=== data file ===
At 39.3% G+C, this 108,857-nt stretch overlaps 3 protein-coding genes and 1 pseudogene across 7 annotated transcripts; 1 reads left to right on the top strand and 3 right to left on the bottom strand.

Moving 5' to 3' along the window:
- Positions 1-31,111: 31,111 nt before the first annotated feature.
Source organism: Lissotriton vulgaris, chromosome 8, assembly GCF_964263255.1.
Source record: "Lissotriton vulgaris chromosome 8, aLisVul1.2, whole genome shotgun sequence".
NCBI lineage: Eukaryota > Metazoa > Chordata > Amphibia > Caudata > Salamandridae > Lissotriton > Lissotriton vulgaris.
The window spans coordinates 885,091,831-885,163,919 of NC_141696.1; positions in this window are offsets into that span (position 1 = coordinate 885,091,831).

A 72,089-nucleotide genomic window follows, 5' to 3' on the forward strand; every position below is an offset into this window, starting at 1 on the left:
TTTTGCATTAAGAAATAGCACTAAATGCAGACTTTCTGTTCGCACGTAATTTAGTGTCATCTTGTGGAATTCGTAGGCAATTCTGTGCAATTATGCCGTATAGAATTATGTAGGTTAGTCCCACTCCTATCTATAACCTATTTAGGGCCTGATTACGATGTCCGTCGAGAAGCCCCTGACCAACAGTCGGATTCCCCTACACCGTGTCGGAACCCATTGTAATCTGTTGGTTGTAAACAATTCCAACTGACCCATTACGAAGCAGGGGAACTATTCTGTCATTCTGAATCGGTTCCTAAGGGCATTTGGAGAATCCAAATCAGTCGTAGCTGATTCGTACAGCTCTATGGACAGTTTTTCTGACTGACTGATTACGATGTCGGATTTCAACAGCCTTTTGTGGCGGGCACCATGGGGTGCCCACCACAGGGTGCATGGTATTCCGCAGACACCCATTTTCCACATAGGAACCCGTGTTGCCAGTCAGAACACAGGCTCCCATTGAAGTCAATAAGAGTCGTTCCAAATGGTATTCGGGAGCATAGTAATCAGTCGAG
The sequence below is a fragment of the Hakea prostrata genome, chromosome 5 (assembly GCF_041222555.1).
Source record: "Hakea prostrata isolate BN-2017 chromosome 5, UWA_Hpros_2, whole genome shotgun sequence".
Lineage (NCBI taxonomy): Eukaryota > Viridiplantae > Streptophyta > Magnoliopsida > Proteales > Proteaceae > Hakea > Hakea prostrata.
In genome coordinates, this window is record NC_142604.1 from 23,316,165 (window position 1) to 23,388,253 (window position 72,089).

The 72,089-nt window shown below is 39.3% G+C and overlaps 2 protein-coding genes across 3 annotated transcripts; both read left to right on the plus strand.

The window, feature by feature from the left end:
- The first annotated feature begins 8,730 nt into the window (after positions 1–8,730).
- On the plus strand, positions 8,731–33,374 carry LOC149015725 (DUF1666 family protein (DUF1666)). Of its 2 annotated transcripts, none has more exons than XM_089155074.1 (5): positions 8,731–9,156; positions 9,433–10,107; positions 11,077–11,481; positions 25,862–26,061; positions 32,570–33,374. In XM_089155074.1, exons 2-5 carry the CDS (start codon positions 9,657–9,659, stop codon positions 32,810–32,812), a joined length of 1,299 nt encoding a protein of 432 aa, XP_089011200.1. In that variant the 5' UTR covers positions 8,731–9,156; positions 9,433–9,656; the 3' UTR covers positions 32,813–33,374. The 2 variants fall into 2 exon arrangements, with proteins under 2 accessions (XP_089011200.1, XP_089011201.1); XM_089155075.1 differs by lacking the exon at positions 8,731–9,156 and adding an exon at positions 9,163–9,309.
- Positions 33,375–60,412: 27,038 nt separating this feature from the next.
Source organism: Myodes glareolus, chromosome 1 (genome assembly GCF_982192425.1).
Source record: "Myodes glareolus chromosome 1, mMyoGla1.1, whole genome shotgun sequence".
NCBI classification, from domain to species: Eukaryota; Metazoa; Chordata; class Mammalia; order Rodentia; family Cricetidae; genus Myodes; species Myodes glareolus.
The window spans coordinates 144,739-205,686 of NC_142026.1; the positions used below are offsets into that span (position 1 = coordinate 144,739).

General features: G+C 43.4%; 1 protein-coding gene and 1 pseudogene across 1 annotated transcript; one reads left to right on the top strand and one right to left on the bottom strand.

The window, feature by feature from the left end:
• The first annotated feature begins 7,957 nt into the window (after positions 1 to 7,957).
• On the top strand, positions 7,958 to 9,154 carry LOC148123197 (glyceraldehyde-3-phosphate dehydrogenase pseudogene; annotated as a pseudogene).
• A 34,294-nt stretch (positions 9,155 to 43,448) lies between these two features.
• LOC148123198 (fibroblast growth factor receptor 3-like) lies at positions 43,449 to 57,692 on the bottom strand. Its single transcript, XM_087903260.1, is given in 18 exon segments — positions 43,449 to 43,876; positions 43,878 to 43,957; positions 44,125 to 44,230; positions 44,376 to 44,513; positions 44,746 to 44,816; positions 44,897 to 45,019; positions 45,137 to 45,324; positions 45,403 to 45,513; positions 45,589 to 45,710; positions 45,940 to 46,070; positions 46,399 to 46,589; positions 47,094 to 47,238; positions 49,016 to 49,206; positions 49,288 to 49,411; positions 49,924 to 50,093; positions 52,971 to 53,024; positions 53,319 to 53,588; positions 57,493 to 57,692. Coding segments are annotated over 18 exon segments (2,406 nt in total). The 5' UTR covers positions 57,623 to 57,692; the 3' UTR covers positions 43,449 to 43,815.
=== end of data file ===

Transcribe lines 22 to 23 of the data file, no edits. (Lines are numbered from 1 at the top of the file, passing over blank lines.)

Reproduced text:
The window spans coordinates 144,739-205,686 of NC_142026.1; the positions used below are offsets into that span (position 1 = coordinate 144,739).

General features: G+C 43.4%; 1 protein-coding gene and 1 pseudogene across 1 annotated transcript; one reads left to right on the top strand and one right to left on the bottom strand.